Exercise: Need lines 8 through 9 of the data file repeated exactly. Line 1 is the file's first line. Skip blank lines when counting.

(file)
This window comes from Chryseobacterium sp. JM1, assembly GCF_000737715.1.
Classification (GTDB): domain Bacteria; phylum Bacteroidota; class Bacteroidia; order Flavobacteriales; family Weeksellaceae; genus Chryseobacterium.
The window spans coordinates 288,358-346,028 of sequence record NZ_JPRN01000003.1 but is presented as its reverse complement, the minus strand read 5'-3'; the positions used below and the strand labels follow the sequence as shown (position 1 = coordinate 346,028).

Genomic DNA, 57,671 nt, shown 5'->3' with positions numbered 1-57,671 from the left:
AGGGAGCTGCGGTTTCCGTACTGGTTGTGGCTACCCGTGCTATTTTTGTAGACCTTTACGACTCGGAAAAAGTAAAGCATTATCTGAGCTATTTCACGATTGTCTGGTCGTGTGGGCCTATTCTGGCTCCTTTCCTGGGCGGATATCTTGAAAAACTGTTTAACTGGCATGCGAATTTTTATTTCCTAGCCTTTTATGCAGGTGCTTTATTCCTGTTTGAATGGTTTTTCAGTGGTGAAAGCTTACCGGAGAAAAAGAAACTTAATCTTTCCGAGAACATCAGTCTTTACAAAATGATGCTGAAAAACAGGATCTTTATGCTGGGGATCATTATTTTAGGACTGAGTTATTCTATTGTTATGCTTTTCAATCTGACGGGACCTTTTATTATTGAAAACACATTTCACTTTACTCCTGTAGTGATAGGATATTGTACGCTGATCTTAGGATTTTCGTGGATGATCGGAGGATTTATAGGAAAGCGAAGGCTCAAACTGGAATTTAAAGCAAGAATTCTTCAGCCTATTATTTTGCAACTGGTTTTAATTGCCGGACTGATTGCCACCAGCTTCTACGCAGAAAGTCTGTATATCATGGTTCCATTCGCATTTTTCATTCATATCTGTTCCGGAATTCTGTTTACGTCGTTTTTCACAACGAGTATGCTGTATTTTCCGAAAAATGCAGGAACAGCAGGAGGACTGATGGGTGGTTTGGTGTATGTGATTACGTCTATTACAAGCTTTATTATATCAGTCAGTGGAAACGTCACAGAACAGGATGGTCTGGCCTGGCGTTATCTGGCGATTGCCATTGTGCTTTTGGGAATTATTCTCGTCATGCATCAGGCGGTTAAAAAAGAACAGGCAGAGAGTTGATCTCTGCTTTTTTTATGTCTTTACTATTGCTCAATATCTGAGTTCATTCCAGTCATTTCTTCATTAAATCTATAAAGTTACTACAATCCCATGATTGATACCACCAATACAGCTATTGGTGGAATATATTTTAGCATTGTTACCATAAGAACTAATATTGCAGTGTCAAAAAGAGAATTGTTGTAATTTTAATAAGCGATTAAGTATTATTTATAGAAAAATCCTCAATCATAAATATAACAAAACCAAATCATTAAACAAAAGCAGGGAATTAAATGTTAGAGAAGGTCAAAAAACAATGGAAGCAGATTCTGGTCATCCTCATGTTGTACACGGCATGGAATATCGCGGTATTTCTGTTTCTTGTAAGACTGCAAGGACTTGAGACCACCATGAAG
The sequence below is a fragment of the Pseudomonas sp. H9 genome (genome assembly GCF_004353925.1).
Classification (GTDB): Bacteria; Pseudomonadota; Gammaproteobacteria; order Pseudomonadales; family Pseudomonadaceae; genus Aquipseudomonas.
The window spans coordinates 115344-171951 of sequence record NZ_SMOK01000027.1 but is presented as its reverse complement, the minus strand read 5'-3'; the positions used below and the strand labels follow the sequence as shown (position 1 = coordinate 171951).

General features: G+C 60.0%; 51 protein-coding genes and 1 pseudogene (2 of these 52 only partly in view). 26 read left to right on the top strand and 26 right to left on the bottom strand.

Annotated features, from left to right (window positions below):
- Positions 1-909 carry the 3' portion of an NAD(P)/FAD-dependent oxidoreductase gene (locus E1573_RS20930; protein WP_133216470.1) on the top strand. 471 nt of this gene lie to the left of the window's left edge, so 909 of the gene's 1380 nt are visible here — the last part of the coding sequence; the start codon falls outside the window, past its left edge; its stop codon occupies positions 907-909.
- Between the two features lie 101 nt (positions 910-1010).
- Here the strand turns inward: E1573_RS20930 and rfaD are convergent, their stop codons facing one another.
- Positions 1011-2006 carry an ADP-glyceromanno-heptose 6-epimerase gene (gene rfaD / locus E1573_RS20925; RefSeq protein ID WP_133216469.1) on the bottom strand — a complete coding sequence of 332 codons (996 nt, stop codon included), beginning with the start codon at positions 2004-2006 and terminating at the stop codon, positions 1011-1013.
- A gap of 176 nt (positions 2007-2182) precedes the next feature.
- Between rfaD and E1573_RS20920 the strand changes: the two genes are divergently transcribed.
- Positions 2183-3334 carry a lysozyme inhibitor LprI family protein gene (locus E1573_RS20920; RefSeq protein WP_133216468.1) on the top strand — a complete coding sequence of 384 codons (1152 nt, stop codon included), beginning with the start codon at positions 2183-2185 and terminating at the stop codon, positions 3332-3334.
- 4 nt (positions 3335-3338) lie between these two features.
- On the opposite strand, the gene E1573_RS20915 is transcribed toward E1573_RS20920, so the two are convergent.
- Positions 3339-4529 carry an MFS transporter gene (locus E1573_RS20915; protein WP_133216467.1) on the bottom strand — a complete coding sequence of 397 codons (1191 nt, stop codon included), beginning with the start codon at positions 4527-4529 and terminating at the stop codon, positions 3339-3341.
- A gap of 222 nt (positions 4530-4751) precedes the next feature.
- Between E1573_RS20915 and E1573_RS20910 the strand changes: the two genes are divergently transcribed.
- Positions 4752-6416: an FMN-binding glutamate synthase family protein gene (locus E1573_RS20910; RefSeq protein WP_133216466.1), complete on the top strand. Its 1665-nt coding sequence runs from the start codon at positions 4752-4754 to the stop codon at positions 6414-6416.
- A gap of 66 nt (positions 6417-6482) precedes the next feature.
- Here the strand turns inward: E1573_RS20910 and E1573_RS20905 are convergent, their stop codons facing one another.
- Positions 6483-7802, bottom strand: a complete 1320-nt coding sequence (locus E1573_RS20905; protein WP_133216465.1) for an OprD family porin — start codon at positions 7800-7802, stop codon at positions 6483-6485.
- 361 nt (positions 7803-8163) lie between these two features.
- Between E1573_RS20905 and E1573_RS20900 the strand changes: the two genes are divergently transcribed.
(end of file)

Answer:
The window spans coordinates 115344-171951 of sequence record NZ_SMOK01000027.1 but is presented as its reverse complement, the minus strand read 5'-3'; the positions used below and the strand labels follow the sequence as shown (position 1 = coordinate 171951).

General features: G+C 60.0%; 51 protein-coding genes and 1 pseudogene (2 of these 52 only partly in view). 26 read left to right on the top strand and 26 right to left on the bottom strand.